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Vimeo thinks the world needs another video subscription service
[NEW YORK] Vimeo is joining the increasingly lengthy roster of companies hoping to turn growing enthusiasm for watching videos online into monthly subscription fees. The video-sharing site plans to outline plans for a pay-as-you-go service within the next several months, said Chief Executive Officer Kerry Trainor, who hinted that the service will work a lot like Netflix-except stocked with the high-minded independent videos and documentaries for which Vimeo is known.
A subscription service is a logical move for a company that has always rejected advertising. Vimeo on Demand, a service launched in 2013, lets creators set their own fees for downloads and keep 90 per cent of the revenue. More than 30,000 videos are for sale on the site today, and about 1.3 million people have paid for a download, according to the company.
Last summer, Vimeo also started giving creators the option to sell subscriptions to their individual channels. Mr Trainer acknowledged that none of these single-creator subscriptions have really caught on.
"They're not producing deep and updated catalogs that can sustain subscriptions," he said. By packaging a bunch of mini-channels together and charging a single price, Vimeo thinks it's putting together a service viewers will be willing to pay a monthly fee to watch.
Consumers are being bombarded with such services, and the clearest strategy for standing out is getting hold of buzzy content you can't see elsewhere. Like rivals from Netflix and Amazon to YouTube Red and Verizon's GO90, Vimeo has been buying the rights to original shows and movies, including a push announced last week to spend "in the millions" to fund at least five video projects made by women.
To persuade independent artists and documentarians to choose Vimeo, the IAC-owned company is sharpening a pitch it's been making for a while: making money from advertising is really hard.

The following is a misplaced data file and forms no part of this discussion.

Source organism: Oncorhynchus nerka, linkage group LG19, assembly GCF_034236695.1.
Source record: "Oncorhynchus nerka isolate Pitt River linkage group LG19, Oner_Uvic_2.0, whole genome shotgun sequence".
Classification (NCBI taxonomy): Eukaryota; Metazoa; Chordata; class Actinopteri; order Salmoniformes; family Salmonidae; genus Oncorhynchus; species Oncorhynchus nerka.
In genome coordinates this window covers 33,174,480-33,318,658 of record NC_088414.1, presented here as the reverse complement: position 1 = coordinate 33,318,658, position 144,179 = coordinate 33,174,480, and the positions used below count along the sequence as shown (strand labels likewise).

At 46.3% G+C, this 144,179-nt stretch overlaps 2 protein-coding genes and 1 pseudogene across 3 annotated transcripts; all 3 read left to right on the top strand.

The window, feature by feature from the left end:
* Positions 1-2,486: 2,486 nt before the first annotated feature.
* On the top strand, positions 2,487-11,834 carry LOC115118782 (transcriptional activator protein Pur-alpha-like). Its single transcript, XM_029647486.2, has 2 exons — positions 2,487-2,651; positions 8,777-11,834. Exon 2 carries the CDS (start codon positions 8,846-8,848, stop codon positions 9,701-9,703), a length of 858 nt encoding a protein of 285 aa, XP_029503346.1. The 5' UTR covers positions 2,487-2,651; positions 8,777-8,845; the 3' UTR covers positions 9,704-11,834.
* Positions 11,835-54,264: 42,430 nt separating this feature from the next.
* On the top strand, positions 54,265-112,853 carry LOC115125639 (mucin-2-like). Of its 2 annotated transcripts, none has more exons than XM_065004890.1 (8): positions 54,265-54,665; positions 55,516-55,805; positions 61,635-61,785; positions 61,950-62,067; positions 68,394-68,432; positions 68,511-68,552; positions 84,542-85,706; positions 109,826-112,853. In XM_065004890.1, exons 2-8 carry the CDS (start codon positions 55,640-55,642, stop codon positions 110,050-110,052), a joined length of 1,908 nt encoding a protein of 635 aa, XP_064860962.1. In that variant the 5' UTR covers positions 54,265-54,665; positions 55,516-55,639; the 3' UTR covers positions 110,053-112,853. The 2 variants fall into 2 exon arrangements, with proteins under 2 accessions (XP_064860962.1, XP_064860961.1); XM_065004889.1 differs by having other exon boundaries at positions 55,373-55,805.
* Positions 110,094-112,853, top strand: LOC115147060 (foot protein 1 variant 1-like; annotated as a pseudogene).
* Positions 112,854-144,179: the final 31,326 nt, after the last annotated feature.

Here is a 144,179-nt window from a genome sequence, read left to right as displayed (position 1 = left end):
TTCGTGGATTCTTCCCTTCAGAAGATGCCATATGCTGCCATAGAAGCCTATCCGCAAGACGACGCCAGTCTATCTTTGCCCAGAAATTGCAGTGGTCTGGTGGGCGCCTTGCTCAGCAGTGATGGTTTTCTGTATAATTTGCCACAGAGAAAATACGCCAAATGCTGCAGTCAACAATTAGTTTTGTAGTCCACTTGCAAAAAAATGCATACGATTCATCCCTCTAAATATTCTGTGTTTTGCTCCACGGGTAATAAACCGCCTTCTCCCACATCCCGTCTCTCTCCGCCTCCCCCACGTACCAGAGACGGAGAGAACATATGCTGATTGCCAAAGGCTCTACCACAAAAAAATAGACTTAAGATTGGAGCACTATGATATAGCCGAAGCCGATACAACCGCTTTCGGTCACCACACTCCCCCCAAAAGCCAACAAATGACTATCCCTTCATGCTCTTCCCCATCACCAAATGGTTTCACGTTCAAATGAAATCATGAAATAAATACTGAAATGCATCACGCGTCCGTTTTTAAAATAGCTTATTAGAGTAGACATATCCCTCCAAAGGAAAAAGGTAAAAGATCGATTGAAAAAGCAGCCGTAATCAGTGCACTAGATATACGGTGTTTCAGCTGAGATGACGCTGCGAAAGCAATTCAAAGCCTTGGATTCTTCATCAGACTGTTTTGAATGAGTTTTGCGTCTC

The upshot is that creators who charge per view command fatter margins with smaller audiences than those who collect a percentage of online advertising. It's a pitch designed to resonate with people most likely to post videos to Vimeo, those who specialize in niche content with passionate fans.
A YouTube spokesperson takes issue with this argument, saying that YouTube creators' revenue grew about 50 per cent year-over-year in each of the last three years, and pointing out new opportunities such as YouTube Red, a new subscription service.
Vimeo also assumes that YouTube creators rely solely on a cut of the revenue generated by the short ads that play before a video starts. In fact, many popular YouTubers are much more focused on making branded videos that are much more lucrative.
Then there's the question of scale: Vimeo's per-video-view rates are very high, but the number of views are infinitesimal compared to YouTube or Facebook video.
Others have struggled to create a new business model for online video. Vessel, a service founded by former Hulu CEO Jason Killar, vowed to generate US$50 in revenue per thousand views. Traffic peaked in April, according to ComScore, and the app barely registers on popular lists, according to the research firm App Annie.
The new subscription services believe people are finally ready to start paying real money to watch things online. They may be. But flipping a switch is unlikely to draw large audiences from the start.
Meanwhile, the folks Vimeo is pitching know only too well that making money from independent film has always been hard-and probably will remain so for a while.